Dermatology Photography Project
The analysis of dermatological disease is fundamentally subjective, given the variability from physician to physician. However, many treatment criteria and evaluation guidelines are based upon the quantification of this subjective data. In the case of Psoriasis, an autoimmune disorder of the skin, symptoms are graded according to the Psoriasis Area Severity Index, or PASI. There are three features of psoriasis that make up the score, including thickness, redness and scaling. Each feature is assigned a number from 0 to 4 with 4 being the worst. The extent of the involvement in each area is then scored with values from 0 to 6. These scores are then added to give an overall severity index. Current practice includes the evaluation of these criteria by the physician through visual and tactile assessment. Photographic evaluation seems a natural fit for at least two of the three feature criteria, and has remarkable potential for grading the extent when coupled with imaging analysis software designed to separate anomaly from background. This objective of this project has been to find and combine the optimum photographic and imaging methods for psoriasis with anomaly detection software. The imaging methods were tested and optimized for the PASI criteria in order to differentiate that feature from normal tissue with as much relative contrast as possible while minimizing artifact. This contrast afforded the best possible setup for the anomaly detection software to differentiate the affected tissue, providing for both severity (degree of difference) and extent. By providing for a repeatable method for determining extent and involvement, imaging-based assessment could offer quantitative scoring data for the PASI.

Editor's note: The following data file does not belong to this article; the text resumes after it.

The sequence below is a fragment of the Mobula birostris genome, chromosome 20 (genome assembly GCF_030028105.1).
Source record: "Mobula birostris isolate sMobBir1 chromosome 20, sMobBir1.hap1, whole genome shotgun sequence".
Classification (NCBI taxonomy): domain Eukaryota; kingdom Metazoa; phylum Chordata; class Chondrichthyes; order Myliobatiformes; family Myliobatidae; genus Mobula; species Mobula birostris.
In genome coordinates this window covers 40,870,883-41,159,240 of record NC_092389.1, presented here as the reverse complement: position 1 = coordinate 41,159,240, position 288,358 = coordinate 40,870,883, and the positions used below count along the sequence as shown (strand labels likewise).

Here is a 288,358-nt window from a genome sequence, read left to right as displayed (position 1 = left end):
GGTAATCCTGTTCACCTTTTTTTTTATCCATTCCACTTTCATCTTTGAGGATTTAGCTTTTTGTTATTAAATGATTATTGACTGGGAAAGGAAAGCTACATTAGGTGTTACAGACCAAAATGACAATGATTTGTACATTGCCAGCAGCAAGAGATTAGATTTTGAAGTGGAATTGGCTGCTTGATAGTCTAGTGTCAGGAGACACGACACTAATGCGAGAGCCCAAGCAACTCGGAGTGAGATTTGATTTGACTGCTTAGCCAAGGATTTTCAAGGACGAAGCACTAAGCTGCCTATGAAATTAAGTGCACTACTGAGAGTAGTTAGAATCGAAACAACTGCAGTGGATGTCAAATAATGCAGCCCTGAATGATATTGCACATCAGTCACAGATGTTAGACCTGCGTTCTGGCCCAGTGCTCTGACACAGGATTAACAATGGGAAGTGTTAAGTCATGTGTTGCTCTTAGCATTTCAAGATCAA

Friday, June 22, 2012Return to top
"Quantitation" has become the primary buzzword when it comes to reviewing images in scientific journals. Unfortunately, many investigators do not truly understand the extent to which this simple word can affect what is, and more importantly, what is not acceptable in collecting, processing and publishing their data. Images must be treated with the same level of rigor as any other experimental protocol, and alterations to those images can be interpreted as akin to alterations in the scientific record - an offense punishable with retraction of papers, loss of funding, exclusion from peer committees and even jail time. In a 2008 review, the US Office of Research Integrity reported that 68% of it's cases under investigation involved image data, compared to 12% 10 years earlier and only 4% in 1993. The problem is only getting worse and educating the "Photoshop Generation" appears to be the best approach for addressing this difficult issue.
The Seven Deadly Myths of Mobile Apps
A set of persistent myths are driving the development of mobile experiences that frustrate more than delight. "Info snacking." "The distracted, rushed mobile user." Those behaviors don't always, or even usually, exist, yet too often companies design solely for those contexts, creating mobile apps as lite versions of their desktop counterparts. Instead, mobile apps should almost always do MORE than their desktop counterparts. Designer Josh Clark will describe how people REALLY use mobile apps. He'll explain the difficult craft of designing simple interfaces for complex mobile apps and discuss how publishers need to organize their content for a dizzying constellation of devices. He'll share techniques for future-friendly mobile efforts and, along the way, debunk seven stubborn mobile myths.
Learning to See Photographically